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Forsyth County, other residents give feedback during townhall for Georgia’s legislative redistricting
Redistricting- Semanson
Forsyth County Commissioner Laura Semanson, who was speaking as an individual rather than her county role, was one of several speakers from Forsyth County and surrounding areas to give their thoughts on redistricting and reapportionment in Georgia. - photo by Kelly Whitmire

Changes are coming to Georgia’s state and federal congressional lines, and residents of Forsyth County and surrounding areas were able to express thoughts on the process.

The Georgia House Legislative and Congressional Reapportionment Committee and Senate Reapportionment and Redistricting Committee held the third of 11 hearings across the state at South Forsyth High School on Tuesday, June 29, to discuss the potential new boundary lines.

“Our goal is to ensure that every comment that we get goes into a central location that we can utilize it as about the work for this process,” said state Sen. John F. Kennedy, R-Macon, who serves as chairman of the Senate committee.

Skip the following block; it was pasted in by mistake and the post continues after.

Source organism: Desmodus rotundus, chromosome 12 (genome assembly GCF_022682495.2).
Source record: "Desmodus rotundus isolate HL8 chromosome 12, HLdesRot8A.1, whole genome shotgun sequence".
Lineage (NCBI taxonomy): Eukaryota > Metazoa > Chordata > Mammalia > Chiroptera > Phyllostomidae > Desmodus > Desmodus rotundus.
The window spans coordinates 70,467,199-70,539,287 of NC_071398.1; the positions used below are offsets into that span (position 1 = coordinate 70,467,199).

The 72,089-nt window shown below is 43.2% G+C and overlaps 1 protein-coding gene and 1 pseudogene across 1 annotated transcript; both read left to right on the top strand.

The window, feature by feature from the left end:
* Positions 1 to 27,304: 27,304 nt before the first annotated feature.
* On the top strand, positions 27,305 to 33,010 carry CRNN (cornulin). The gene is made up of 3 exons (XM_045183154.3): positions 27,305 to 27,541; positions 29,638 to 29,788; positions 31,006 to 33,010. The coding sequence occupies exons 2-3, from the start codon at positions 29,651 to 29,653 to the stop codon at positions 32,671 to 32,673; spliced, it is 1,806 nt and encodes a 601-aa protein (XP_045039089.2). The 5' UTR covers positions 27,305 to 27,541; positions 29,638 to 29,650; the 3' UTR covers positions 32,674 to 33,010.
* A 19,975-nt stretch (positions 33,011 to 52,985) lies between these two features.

The redistricting and reapportionment process is done once a decade and uses information from the latest U.S. census data to make sure the districts have close to equal population numbers.

In an informational video shown before speakers were given a chance to comment, officials gave some figures for this round of the process, including that the state population was now about 10.7 million, meaning each of the state’s 14 U.S. House districts will have about 765,000 residents, each of the 56 state Senate districts will have around 191,000 and each of the 180 state House districts will have about 59,500 residents.

No maps of the proposed lines were shown, and state Rep. Bonnie Rich, R-Suwanee, chairwoman of the state House committee, said a special session of the Georgia General Assembly to look at and approve the new boundaries would be held later this year after the state receives federal census data, which she said would likely receive in September.

The meeting brought out about 200 attendees, including more than 40 speakers giving their thoughts on the process.